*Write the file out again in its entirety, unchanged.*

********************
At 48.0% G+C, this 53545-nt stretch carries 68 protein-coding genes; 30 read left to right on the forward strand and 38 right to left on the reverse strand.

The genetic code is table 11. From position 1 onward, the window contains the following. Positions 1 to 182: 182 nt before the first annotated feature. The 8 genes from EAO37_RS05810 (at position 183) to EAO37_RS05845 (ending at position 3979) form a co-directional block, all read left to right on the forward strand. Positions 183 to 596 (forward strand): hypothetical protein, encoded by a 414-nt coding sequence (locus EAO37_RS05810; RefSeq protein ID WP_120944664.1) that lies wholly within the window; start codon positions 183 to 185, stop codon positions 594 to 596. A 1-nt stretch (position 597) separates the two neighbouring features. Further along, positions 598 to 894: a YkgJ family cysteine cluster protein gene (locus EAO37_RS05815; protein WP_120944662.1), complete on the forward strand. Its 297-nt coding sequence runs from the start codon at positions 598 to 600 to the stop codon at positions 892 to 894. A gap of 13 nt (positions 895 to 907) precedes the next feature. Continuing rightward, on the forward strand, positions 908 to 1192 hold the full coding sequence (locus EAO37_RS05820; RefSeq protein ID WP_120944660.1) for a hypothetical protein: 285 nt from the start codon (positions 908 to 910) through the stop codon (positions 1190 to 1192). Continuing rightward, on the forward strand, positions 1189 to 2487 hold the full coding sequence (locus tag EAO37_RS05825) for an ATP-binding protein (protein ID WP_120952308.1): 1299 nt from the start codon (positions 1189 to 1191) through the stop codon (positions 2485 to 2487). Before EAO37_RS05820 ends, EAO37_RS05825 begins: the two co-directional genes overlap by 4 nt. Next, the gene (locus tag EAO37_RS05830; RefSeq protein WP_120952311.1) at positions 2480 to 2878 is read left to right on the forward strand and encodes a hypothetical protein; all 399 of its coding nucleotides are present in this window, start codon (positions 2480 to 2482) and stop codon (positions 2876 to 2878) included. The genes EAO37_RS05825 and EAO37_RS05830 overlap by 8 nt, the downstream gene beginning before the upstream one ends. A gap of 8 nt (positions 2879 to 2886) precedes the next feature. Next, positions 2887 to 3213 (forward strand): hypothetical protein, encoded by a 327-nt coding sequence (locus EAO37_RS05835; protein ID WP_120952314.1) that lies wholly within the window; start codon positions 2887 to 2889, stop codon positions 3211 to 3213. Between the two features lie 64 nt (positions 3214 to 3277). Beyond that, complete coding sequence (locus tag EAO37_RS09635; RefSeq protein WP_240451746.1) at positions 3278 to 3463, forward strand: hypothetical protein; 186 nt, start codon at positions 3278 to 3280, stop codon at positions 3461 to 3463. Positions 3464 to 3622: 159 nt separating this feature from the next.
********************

At 48.0% G+C, this 53545-nt stretch carries 68 protein-coding genes; 30 read left to right on the forward strand and 38 right to left on the reverse strand.

The genetic code is table 11. From position 1 onward, the window contains the following. Positions 1 to 182: 182 nt before the first annotated feature. The 8 genes from EAO37_RS05810 (at position 183) to EAO37_RS05845 (ending at position 3979) form a co-directional block, all read left to right on the forward strand. Positions 183 to 596 (forward strand): hypothetical protein, encoded by a 414-nt coding sequence (locus EAO37_RS05810; RefSeq protein ID WP_120944664.1) that lies wholly within the window; start codon positions 183 to 185, stop codon positions 594 to 596. A 1-nt stretch (position 597) separates the two neighbouring features. Further along, positions 598 to 894: a YkgJ family cysteine cluster protein gene (locus EAO37_RS05815; protein WP_120944662.1), complete on the forward strand. Its 297-nt coding sequence runs from the start codon at positions 598 to 600 to the stop codon at positions 892 to 894. A gap of 13 nt (positions 895 to 907) precedes the next feature. Continuing rightward, on the forward strand, positions 908 to 1192 hold the full coding sequence (locus EAO37_RS05820; RefSeq protein ID WP_120944660.1) for a hypothetical protein: 285 nt from the start codon (positions 908 to 910) through the stop codon (positions 1190 to 1192). Continuing rightward, on the forward strand, positions 1189 to 2487 hold the full coding sequence (locus tag EAO37_RS05825) for an ATP-binding protein (protein ID WP_120952308.1): 1299 nt from the start codon (positions 1189 to 1191) through the stop codon (positions 2485 to 2487). Before EAO37_RS05820 ends, EAO37_RS05825 begins: the two co-directional genes overlap by 4 nt. Next, the gene (locus tag EAO37_RS05830; RefSeq protein WP_120952311.1) at positions 2480 to 2878 is read left to right on the forward strand and encodes a hypothetical protein; all 399 of its coding nucleotides are present in this window, start codon (positions 2480 to 2482) and stop codon (positions 2876 to 2878) included. The genes EAO37_RS05825 and EAO37_RS05830 overlap by 8 nt, the downstream gene beginning before the upstream one ends. A gap of 8 nt (positions 2879 to 2886) precedes the next feature. Next, positions 2887 to 3213 (forward strand): hypothetical protein, encoded by a 327-nt coding sequence (locus EAO37_RS05835; protein ID WP_120952314.1) that lies wholly within the window; start codon positions 2887 to 2889, stop codon positions 3211 to 3213. Between the two features lie 64 nt (positions 3214 to 3277). Beyond that, complete coding sequence (locus tag EAO37_RS09635; RefSeq protein WP_240451746.1) at positions 3278 to 3463, forward strand: hypothetical protein; 186 nt, start codon at positions 3278 to 3280, stop codon at positions 3461 to 3463. Positions 3464 to 3622: 159 nt separating this feature from the next.